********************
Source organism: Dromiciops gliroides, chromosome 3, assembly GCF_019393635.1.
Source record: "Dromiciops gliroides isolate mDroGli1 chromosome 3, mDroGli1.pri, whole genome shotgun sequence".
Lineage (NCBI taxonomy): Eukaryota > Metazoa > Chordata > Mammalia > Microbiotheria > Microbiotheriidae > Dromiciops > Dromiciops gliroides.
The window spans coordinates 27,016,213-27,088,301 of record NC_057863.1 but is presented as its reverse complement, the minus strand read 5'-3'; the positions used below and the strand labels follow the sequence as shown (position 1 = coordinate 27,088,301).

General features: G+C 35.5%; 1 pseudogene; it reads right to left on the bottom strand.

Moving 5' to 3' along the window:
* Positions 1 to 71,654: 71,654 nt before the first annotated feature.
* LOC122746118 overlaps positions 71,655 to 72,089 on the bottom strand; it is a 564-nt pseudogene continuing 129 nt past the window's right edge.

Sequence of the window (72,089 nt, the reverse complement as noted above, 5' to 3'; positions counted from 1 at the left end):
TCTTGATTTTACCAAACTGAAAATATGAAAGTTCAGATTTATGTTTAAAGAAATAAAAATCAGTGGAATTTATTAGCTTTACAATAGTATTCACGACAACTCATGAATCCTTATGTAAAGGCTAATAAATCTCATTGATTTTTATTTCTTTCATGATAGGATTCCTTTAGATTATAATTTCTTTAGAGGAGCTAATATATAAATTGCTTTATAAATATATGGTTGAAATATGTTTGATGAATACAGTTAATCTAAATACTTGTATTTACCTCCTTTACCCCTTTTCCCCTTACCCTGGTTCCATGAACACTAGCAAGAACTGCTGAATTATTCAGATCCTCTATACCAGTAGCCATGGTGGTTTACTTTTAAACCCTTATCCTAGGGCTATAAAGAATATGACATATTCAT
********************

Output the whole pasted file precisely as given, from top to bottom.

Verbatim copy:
Source organism: Dromiciops gliroides, chromosome 3, assembly GCF_019393635.1.
Source record: "Dromiciops gliroides isolate mDroGli1 chromosome 3, mDroGli1.pri, whole genome shotgun sequence".
Lineage (NCBI taxonomy): Eukaryota > Metazoa > Chordata > Mammalia > Microbiotheria > Microbiotheriidae > Dromiciops > Dromiciops gliroides.
The window spans coordinates 27,016,213-27,088,301 of record NC_057863.1 but is presented as its reverse complement, the minus strand read 5'-3'; the positions used below and the strand labels follow the sequence as shown (position 1 = coordinate 27,088,301).

General features: G+C 35.5%; 1 pseudogene; it reads right to left on the bottom strand.

Moving 5' to 3' along the window:
* Positions 1 to 71,654: 71,654 nt before the first annotated feature.
* LOC122746118 overlaps positions 71,655 to 72,089 on the bottom strand; it is a 564-nt pseudogene continuing 129 nt past the window's right edge.

Sequence of the window (72,089 nt, the reverse complement as noted above, 5' to 3'; positions counted from 1 at the left end):
TCTTGATTTTACCAAACTGAAAATATGAAAGTTCAGATTTATGTTTAAAGAAATAAAAATCAGTGGAATTTATTAGCTTTACAATAGTATTCACGACAACTCATGAATCCTTATGTAAAGGCTAATAAATCTCATTGATTTTTATTTCTTTCATGATAGGATTCCTTTAGATTATAATTTCTTTAGAGGAGCTAATATATAAATTGCTTTATAAATATATGGTTGAAATATGTTTGATGAATACAGTTAATCTAAATACTTGTATTTACCTCCTTTACCCCTTTTCCCCTTACCCTGGTTCCATGAACACTAGCAAGAACTGCTGAATTATTCAGATCCTCTATACCAGTAGCCATGGTGGTTTACTTTTAAACCCTTATCCTAGGGCTATAAAGAATATGACATATTCAT